Thanks for your info on LPD as well, Roger. It would appear that Ag is my only bet and as you say it is waiting for fresh stock but I'll check Silverprint as well.
Going from 1:1 to 1:2 made a noticeably warmer image on ILFORD MGIV fiber, for me. It extended development by 30 seconds to a minute. (It took an extra 30 seconds or so for the image to appear, in the developer. I left it in for 3 minutes (I think).
Originally Posted by pentaxuser
At 1:1, I usually leave it in for 2:15 ... Anyway, 1:2 is the "warmest" i've ever diluted LPD.
If Thomas Bertilsson (sp?) sees this thread, he may be able comment more intelligently. I seem to remember seeing LPD listed as his paper dev of choice in the gallery. And he, like Suzanne, seems generally to be more attuned to the nuance of paper and chemistry, than me.
I like LPD's versatility for sure; but mostly I like its economy. Stuff lasts forever and ever.
I've tested 4 different papers at 4 different dilutions.
My scanning skills are not too good but I'd be happy to send you the test strips.
It is a super developer.
rorye, a kind of a swatch book of print/dev dilutions.That's a great offer but have a look at where I am - in a place called Daventry in the heart of the U.K. Midlands. Only about 7000 miles away:D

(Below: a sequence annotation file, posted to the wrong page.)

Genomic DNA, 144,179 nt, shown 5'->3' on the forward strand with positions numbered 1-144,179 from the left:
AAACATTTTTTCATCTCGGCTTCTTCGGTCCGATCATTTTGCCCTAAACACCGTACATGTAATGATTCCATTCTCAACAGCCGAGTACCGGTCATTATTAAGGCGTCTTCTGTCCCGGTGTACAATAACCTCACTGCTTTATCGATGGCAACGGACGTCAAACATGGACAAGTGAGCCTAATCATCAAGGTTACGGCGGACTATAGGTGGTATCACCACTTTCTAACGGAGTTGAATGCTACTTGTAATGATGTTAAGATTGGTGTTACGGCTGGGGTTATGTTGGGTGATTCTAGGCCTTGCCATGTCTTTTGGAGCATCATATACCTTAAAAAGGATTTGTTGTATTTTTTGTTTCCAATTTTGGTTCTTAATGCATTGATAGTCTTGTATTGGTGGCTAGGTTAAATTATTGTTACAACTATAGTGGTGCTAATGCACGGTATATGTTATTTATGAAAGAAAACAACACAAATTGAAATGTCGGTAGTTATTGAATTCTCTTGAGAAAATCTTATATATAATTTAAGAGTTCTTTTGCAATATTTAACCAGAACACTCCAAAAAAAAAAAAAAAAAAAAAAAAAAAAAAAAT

If you are still willing then what would it cost to send them to the U.K.? If the cost is reasonable I can cover it with Paypal if you have an account.
Let me know. Thanks
I use LPD at 1:3 all the time. The tone shift is not dramatic. Shifts may be aided by toning or pulling a print. For reference, think Ilford's PQ universal paper developer used with Galerie.
Galerie untoned is just left of neutral. PQ is just left of neutral vs the same print developed in Dektol. Compare the Galerie 1:3 print to a similar print developed 1:3 in LPD but toned in KRST. The tone shift would move from from just left of neutral to a cooler just right of neutral tone.
Think of the tone difference between pulling a print vs normal 2 min development. That may be another way to visualize how much the tone scale can be bent with LPD dilutions. The extreme ends, 1:1 vs 1:5, combined with toning on some papers may be more dramatic.
You can't make neutral/cool Ilford MGIV look warm.
LPD fully develops prints in 120s unlike 130 diluted 1:3 or higher.
Reportedly you can make MGWT look cool with Moersch SE6. There was a thread about that here. But I agree that you can't do so with LPD though you could cool it slightly compared to a warm tone developer.
I use LPD 1+2 and find it slightly cooler than Dektol, or at least not quite as much green tinge. I still routinely tone in dilute KRST for cool/neutral papers.
I should also point out that LPD is available, at least in the US, as a liquid concentrate. You pay more for the convenience and probably more for shipping but that might be worth it to you. The important thing is that the liquid is more concentrated than the stock mixed from powder so you dilute the liquid concentrate 1+4 for the same results as 1+2 from the powder. Otherwise, I've used both and they seem identical.